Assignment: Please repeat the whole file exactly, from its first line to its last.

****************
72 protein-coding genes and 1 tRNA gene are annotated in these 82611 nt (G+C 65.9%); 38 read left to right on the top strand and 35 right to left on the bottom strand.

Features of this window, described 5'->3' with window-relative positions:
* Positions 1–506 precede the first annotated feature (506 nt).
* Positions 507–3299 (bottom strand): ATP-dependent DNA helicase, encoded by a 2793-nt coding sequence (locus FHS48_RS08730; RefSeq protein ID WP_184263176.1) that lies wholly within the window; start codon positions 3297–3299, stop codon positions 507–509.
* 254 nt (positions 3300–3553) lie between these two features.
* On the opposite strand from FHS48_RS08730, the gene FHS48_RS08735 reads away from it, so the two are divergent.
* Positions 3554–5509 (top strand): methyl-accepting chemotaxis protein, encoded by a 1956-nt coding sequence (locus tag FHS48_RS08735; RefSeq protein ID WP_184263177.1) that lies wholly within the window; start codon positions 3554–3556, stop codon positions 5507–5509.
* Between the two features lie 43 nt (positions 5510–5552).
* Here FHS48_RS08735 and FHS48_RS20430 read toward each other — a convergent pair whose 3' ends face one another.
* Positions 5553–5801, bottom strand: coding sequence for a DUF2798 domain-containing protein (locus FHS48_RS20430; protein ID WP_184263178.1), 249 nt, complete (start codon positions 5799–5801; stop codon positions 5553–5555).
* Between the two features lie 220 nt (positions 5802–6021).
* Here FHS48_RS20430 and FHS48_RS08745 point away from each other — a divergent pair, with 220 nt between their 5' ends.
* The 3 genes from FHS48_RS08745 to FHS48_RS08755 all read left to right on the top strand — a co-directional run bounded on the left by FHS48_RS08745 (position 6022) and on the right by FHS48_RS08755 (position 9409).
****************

72 protein-coding genes and 1 tRNA gene are annotated in these 82611 nt (G+C 65.9%); 38 read left to right on the top strand and 35 right to left on the bottom strand.

Features of this window, described 5'->3' with window-relative positions:
* Positions 1–506 precede the first annotated feature (506 nt).
* Positions 507–3299 (bottom strand): ATP-dependent DNA helicase, encoded by a 2793-nt coding sequence (locus FHS48_RS08730; RefSeq protein ID WP_184263176.1) that lies wholly within the window; start codon positions 3297–3299, stop codon positions 507–509.
* 254 nt (positions 3300–3553) lie between these two features.
* On the opposite strand from FHS48_RS08730, the gene FHS48_RS08735 reads away from it, so the two are divergent.
* Positions 3554–5509 (top strand): methyl-accepting chemotaxis protein, encoded by a 1956-nt coding sequence (locus tag FHS48_RS08735; RefSeq protein ID WP_184263177.1) that lies wholly within the window; start codon positions 3554–3556, stop codon positions 5507–5509.
* Between the two features lie 43 nt (positions 5510–5552).
* Here FHS48_RS08735 and FHS48_RS20430 read toward each other — a convergent pair whose 3' ends face one another.
* Positions 5553–5801, bottom strand: coding sequence for a DUF2798 domain-containing protein (locus FHS48_RS20430; protein ID WP_184263178.1), 249 nt, complete (start codon positions 5799–5801; stop codon positions 5553–5555).
* Between the two features lie 220 nt (positions 5802–6021).
* Here FHS48_RS20430 and FHS48_RS08745 point away from each other — a divergent pair, with 220 nt between their 5' ends.
* The 3 genes from FHS48_RS08745 to FHS48_RS08755 all read left to right on the top strand — a co-directional run bounded on the left by FHS48_RS08745 (position 6022) and on the right by FHS48_RS08755 (position 9409).